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Windshields vs. Other Car Glass - What's the Difference?

There's glass at every corner of your car, how do windshields differ?

Automobile Dash and Steering Wheel

What is the Difference Between the Windshield and Other Auto Glass?

If you haven’t already, check out our quick article on how tempered car glass is made! Like your side glass, door glass, and rear windshield, your front windshield is made of tempered glass. Being the first line of defense between your pretty face and the high speed hazards in front of you (ever taken a bug in the teeth while riding your bike? yuck!) means your car’s windshield is doing double duty keeping stuff out and mitigating impacts from road debris.

To ensure your safety against those dangers, your car's windshield is made of laminated safety glass. Two panes of tempered glass sandwich a layer of PVB (Polyvinyl Butyral) to make laminated glass. There are numerous benefits to this, mainly that when the glass is impacted to the point of shattering, the internal layer of plastic holds all the pieces together, keeping them from hitting you or spreading throughout the vehicle. That interlayer also acts as sound absorption material, and as a UV blocker; the top strip of tint you see on some windshields is actually this material colored in a specific fashion. A final resort feature, is also that laminated glass prevents passengers from being ejected from vehicles during severe collisions when seat belts are not worn; but you’re wearing your seat belt, right?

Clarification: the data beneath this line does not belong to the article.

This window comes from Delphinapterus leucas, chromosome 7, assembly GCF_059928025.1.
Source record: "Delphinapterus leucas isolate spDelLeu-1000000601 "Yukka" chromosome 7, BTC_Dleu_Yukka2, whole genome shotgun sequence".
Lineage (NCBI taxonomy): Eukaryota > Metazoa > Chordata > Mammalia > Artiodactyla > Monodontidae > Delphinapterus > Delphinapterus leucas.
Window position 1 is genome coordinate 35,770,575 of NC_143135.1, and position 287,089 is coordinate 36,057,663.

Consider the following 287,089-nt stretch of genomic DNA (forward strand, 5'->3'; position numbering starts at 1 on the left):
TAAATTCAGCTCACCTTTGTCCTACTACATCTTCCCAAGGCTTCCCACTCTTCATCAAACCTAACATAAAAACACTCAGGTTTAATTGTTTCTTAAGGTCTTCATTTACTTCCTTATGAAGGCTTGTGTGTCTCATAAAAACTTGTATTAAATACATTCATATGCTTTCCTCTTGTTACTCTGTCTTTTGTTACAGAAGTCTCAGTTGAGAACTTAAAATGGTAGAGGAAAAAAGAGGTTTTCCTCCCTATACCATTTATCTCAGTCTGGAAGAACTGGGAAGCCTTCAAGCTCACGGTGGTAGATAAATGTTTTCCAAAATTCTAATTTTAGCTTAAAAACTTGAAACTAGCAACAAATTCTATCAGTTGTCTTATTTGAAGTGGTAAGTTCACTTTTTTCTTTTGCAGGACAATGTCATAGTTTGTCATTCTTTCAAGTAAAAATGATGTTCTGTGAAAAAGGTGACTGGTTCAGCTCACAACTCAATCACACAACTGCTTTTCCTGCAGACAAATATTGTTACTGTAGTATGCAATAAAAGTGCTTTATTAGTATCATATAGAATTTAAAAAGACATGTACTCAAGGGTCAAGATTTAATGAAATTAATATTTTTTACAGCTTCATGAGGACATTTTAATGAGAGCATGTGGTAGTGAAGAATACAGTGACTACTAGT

Now put the thingamajig in the whatchamacallit?

Installation of windshields is just as important as their design, however. You could buy the best running shoes in the world, guaranteed to help you run further, longer, faster. But you’re still in danger of slipping and falling flat on your face if you don’t lace them up correctly! The same concept applies to your car glass. Your windshield is designed to support passenger airbag deployment (which is why if the passenger airbag does go off, the windshield is almost always shattered) and also help to support the roof of the vehicle in the event of a roll over. If the glass is not installed correctly, whether it isn’t secured correctly, the wrong adhesive is used, or it is not allowed to set properly, the risk of the windshield failing as part of your car’s safety system increases. Always be sure to have your glass installed by a trained professional using quality car auto glass.

Need Your Windshield Fixed?

If you’re in need of car or auto glass work, check out our estimates for repair and replacement, or talk to our friends at Safelite today!

Schedule an Appointment or Call Now: (877) 303-3376

 

 

Photo Credit: Unsplash via Flickr